What’s at play here are some of the things we love.
In our case it’s the forest. It’s being able to ski and skate in the winter. It’s the seasons and nature as we know them, for our children and grandchildren. At Icebug, we never set out to be environmental activists, but seeing this all threatened got us moving.
What are the things that you love and want to protect?
First: The solution has to be systemic. Not just you and me trying to carry the burden while the big oil companies continue with business as usual. We all need to do what we can and be good stewards of the planet by reducing our consumption. This has an immediate effect on lowering emissions, and once your basic needs are met, actually often rather improves the quality of life. But to have a real chance to get on the path to limiting the temperature increase to 1,5 degrees, we need to focus our efforts on system change: Prioritizing phasing out fossil as an energy source, starting with coal.
Make your voice heard to let it be known that you want proper climate action taken. To change the structure, we also need to change the culture. That’s where we come in as individuals – trying to wield more influence, as friends, as citizens, as customers. The tools are there to start a massive transformation of which energy source we use, it’s technically and financially possible. But the power of “business as usual” is strong, that’s what changemakers are up against. As a citizen, you can reach out directly to the people in power or the party that you belong to. Or there are many movements that you can join. Protect Our Winters (that Icebug supports as part of our 1% For the Planet engagement) is one of them.
We’re not expert lobbyists, but where we do have some insider’s insights is in how a company works. From the outside, companies can appear like monoliths. But they’re made up by people, people with privately held beliefs. And they are in constant change, which means that there are competing plans and priorities. Those with most power carry the most responsibility. For accountability, this is the order of power to decide on all matters of importance, including climate commitment: Owners, board members, CEO/president, top management. But even if you can’t reach any of them directly, companies are very keen to listen to their customers. So, if you as a customer ask for something, it will send signals through the company that can tip the scales in a board of directors meeting in favor of a decision. You don’t need to be any kind of expert to do this, questions are powerful! Generally, you can ask how the company works with sustainability, but if you want to get more specific about climate action, you can ask:
• What is the CO2 footprint of the products?
• Has the company made a climate commitment to align with the science-based targets of the Paris agreement (to reduce emissions to keep temperature increase at well below 2 degrees or preferred at 1,5 degrees)?
• What specific actions has the company taken to reduce CO2 footprint/greenhouse gas emissions?
• What’s the energy source in the supply chain?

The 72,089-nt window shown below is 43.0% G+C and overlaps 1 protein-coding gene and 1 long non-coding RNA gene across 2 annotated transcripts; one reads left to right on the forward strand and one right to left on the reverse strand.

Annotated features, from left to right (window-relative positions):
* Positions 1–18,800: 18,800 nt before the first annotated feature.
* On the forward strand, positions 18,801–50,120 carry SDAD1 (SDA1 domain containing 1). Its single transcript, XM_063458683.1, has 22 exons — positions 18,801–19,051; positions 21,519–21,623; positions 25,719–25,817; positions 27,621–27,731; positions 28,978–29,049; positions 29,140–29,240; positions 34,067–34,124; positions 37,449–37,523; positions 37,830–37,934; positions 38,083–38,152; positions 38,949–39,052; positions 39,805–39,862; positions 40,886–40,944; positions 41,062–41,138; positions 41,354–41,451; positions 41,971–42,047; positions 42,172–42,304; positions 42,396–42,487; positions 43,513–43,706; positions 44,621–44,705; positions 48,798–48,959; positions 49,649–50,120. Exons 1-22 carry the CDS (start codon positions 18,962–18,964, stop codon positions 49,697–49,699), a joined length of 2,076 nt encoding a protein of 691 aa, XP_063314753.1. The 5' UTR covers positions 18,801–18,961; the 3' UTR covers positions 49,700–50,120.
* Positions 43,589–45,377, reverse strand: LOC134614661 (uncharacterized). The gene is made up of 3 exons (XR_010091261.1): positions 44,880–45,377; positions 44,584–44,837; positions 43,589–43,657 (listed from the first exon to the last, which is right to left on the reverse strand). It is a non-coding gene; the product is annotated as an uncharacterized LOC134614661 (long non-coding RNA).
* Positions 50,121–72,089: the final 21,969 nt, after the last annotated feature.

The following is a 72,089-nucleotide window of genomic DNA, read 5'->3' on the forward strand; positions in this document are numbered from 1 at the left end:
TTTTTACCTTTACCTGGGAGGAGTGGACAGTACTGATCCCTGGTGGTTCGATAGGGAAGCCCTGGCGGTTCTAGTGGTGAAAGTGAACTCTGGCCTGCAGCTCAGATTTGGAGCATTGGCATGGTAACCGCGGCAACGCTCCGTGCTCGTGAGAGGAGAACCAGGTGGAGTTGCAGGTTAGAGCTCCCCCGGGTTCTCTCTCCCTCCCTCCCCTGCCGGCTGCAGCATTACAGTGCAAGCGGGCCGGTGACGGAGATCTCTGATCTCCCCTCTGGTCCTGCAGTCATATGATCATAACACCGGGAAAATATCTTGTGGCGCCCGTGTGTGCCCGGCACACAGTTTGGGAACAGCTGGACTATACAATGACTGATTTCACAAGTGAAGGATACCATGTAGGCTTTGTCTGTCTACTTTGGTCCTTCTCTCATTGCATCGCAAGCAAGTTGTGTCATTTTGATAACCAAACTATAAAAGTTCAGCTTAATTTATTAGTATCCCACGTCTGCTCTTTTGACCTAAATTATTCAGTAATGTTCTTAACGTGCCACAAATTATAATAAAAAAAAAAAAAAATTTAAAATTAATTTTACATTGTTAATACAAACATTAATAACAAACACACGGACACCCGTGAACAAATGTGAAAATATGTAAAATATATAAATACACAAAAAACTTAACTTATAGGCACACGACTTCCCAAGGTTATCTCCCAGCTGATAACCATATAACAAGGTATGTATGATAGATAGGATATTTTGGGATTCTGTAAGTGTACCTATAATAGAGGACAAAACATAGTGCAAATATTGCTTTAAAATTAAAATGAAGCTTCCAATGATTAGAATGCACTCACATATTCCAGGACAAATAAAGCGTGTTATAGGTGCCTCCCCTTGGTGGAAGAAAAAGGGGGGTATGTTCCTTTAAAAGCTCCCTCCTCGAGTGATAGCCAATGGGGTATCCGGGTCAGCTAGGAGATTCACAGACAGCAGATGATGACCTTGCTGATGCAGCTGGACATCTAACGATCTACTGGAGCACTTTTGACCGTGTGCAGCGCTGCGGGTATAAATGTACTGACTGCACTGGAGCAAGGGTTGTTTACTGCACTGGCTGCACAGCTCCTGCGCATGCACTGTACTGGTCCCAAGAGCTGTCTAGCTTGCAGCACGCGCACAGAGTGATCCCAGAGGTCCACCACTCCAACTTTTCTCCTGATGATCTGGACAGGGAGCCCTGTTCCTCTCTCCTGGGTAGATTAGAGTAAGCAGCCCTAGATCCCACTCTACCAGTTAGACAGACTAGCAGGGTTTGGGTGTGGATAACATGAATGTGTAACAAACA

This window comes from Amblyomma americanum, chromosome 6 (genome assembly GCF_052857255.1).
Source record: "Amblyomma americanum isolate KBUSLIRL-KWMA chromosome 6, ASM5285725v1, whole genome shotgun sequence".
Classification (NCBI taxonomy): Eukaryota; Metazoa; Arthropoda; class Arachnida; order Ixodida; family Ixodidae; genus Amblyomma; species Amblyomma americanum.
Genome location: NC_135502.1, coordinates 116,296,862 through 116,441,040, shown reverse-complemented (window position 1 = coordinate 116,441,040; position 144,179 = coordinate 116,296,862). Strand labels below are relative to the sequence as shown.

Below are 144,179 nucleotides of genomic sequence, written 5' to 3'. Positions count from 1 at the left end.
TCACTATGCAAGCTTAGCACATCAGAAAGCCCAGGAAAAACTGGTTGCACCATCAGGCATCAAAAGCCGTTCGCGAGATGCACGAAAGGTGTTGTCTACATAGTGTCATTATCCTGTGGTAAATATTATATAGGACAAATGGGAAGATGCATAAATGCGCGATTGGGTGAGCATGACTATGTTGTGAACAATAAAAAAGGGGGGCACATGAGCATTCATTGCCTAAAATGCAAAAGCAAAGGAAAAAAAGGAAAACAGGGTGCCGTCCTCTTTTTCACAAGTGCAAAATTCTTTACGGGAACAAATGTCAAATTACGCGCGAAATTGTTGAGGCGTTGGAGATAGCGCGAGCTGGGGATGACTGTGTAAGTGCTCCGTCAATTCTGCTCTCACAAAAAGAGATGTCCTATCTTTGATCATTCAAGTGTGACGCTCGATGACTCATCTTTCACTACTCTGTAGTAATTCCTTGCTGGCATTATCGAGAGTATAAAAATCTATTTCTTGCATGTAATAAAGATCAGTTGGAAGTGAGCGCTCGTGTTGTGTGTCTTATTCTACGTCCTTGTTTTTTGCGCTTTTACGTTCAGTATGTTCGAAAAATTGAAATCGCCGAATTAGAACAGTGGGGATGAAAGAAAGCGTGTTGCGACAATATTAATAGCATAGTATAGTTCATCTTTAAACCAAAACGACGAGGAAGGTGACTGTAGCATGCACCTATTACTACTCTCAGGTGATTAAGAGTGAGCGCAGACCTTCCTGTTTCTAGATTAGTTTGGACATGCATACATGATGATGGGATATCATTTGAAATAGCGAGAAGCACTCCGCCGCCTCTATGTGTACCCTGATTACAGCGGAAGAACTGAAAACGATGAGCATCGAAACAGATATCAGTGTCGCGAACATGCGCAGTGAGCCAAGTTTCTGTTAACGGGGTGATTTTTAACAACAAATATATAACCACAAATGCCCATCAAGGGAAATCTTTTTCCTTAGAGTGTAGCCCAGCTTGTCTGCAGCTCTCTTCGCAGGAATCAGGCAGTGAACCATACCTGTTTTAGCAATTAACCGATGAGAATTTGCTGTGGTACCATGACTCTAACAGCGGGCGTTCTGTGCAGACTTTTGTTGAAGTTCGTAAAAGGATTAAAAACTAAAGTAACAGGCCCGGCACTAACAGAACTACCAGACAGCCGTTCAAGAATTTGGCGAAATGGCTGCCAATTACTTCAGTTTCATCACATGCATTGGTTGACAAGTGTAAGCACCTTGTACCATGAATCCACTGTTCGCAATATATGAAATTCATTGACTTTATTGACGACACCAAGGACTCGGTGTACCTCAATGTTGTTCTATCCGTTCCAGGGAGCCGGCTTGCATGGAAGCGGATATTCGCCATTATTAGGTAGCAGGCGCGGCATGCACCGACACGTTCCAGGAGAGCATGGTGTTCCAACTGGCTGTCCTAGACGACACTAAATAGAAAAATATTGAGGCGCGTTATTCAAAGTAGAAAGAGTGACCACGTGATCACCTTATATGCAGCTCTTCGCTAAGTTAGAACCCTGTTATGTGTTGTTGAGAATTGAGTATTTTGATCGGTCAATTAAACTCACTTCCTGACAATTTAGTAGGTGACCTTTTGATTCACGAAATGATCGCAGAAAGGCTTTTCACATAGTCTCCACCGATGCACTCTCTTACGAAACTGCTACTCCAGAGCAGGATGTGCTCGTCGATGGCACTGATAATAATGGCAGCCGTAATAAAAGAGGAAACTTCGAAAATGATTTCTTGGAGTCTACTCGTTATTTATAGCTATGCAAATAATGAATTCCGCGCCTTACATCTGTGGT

• What are the planned actions to halve CO2 emissions by 2030?
• How does the company take responsibility for emissions still caused (for example by compensating/offsetting)?
To get a little deeper into evaluating the quality of the replies, we can also share what we know about know where the bulk of the CO2 emissions are caused. First, be vary of any CO2/greenhouse gas emissions reporting that doesn’t account for ALL emissions and treat them similarly, but instead separate those that are caused directly in the own operations (Scope 1 and 2) or caused in the value chain (Scope 3). For a company like Icebug, that is Swedish based in most of its own operations, but ha production mainly in Vietnam, over 85% of the emissions are caused in Scope 3, before the product leaves the factory. (This is a rule of thumb that can be used for other footwear and apparel brands as well.)
''One thing many customers do ask us about is the impact of transport from the production in Vietnam. Since we use sea freight, that is in fact very small as a percentage of the total. Less than 5%, and if produced in southern Europe and shipped by truck, it would be more''
However, if air freight is frequently used to decrease lead time, either as part of the business model to or when there are delays (right now after a 3 months Covid lock down in Vietnam, it will be a huge temptation for brands to air freight products to catch the fall/winter season), this radically changes to situation and can almost double the emissions caused.
Our own operations have been 100% renewable energy for a long time. In Sweden, with our energy mix, that’s not a particularly impressive achievement. There’s a lot of hidden fossil energy in the supply chain for most footwear and apparel brands, not only the electricity of the grid, but also coal fired boilers used for heat in the preparation and dyeing of textiles. There are other methods to use, but these are the standards. There would be a huge win in phasing out this, and the more customers ask about it, the faster it will be.
/David Ekelund, Co-founder and CEO, Icebug.